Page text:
With 55-60%.  No organized no campaign, and the language is vague but will likely reasonable to uninformed voters..."help small businesses grow and create jobs..." "increase portion of state use tax dedicated for aid to local school districts..." "prohibit total use tax rate from exceeding existing 6% constitutional limitation..."

Sounds like we'll get more jobs, with lower taxes, and more money for schools!

We'll see....
Actually, it's exactly the language you cite that makes me think it's in trouble.  Vague, reassuring, blather.  

When a conversation involves money, anybody but a fool becomes worried when the person you're talking to wants something from you, but won't say exactly what it is. It's the whole used-car, life insurance, "can't miss" investment, multi-level-marketing shtick.

I'm betting voters aren't as dumb as you think they are.  Maybe you're right - we'll see tomorrow night.

[ Parent ]
That's my take
The ballot language sounds like it was written by politicians...because it was! When you read the remainder of the proposal, it doesn't fit with the intro which will make many people skeptical.  

[ Parent ]
Guess it passes
I already voted against it and have no idea how to predict the outcome except that there's no money up against it and the Big Boys have put serious cash on the board for it.  But I have only found one person who I know personally who says he is voting for it.  He's got to say that because he works for people who support it. But I wonder if even he will pull the yes lever tomorrow.

If it does go down the fear and loathing factor in Lansing moves up several notches.    

Changing my prediction
Just got off the phone with my sister who is one of the least political people I know and my bellwether for the mythical average voter.  I asked her how she was voting on Proposal 1 and she said, "probably no."  Asked her why.  Her response:  "I have to pay taxes why shouldn't they?  Just because they're a business?  That doesn't make any sense.  And they say they're going to create 15,000 jobs. That's bullshit.  They don't say how.  There's no details.  They'll just keep the money themselves like they always do."

So now I'm saying based on that this thing is going down.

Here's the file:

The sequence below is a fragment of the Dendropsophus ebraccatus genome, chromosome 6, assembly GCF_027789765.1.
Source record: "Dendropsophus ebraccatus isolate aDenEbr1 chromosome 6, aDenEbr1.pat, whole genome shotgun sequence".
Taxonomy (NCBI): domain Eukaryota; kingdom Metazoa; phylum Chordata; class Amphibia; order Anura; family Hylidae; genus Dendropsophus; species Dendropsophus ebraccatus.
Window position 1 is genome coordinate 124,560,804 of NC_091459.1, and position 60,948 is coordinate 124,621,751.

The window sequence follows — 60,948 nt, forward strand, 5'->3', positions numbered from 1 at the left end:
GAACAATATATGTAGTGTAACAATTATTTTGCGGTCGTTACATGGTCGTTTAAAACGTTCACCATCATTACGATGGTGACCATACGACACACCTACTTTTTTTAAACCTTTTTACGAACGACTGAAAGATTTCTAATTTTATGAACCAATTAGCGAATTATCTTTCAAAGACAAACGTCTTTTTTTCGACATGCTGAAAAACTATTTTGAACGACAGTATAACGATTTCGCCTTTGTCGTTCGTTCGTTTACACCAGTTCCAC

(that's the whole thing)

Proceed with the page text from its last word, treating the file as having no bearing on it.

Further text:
[ Parent ]
So far I am the only one to vote in that percentage range.
My reasoning is that since there has been no television
promotions saying "no" to Prop 1, once the voter gets into the booth and actually reads the gobbledegook, they will just shrug and vote "yes" because they haven't heard anything to the negative.

The default setting is no
FC: I disagree with you. I think if someone reads it for the first time and is confused, they will vote no.

[ Parent ]
I hope you're right
I really, really do.
I've already cast my no vote, but I think I'm in the minority in my county. I live in a poor, rural area where a lot of folks have small, home based businesses, heavily taxed, and I'm quite sure they will vote for what they believe will be lower taxes.  

[ Parent ]
I think this fails pretty handily.  It's weird, because months ago, I was actually a Yes vote on this.  I'd always thought this was a bad tax, and while I'm not big on tax cuts, this is one I'd always wanted to see phased out and made up elsewhere.  In fact, the day after the 2010 midterm I wrote my state senator with an idea that she should bring this up as a way of perhaps putting the new Republican majorities on record and trying to out-manuever them so they wouldn't come asking for more tax cuts, later.  If they did, we could tell the voters we'd already gotten rid of tax cuts.

But, literally within the last few weeks, I've turned into a pretty strong No vote.  This is one of the very few times where the media actually helped me in my decision making.  I have very strong concerns, now, about the replacement money.  My community wouldn't be hit particularly hard if the replacement didn't come through as planned, but there are some industrial communities across this state whose general funds would be absolutely devasted.  You'd have dozens of communities in emergency management.

Had Snyder not pushed for corporate tax cut, and then the raiding of money for the school and the tak hike on seniors, I might have been able to support this.  But, it's really hard for anyone to argue, now, that big businesses are burdened in this state.  And, for that reason, my natural skepticism towards tax cuts wins out unless I can be convinced otherwise.  Quite frankly, the GOP f%cked this up with their insatiable thirst for all other kinds of tax cuts.  As a labor Dem, I wish this had been done before anything else to helped manufacturing, but the MI GOP really muddled this.

And, when I found out about the money behind the Yes campaign, I got really skeptical.  The whole thing seems unsavory and smacks of trying WAY too hard.  It's way too in-your-face, and that's a sure way to turn off voters.  You know, the political class is entitled to their opinion, but they support it because it's easy for them to support.  I feel really icky being on the same side as Jim Fouts on something, but so be it. lol

I'd have guessed this would pass with upwards of 60% even just last month, but there seems to have been a major shift on the ground in the last few weeks.  I think a lot of other people were like me, and that was soft support because we didn't really see any overwhelming reason to oppose it, but when offered fairly simple reasons to oppose it, second-guessed our soft support.

Big Business can go and pimp Snyder, elsewhere.  We're done with all of them.  You rollback the pension tax and stop raiding school funding and maybe we can talk.  Until then, take a hike.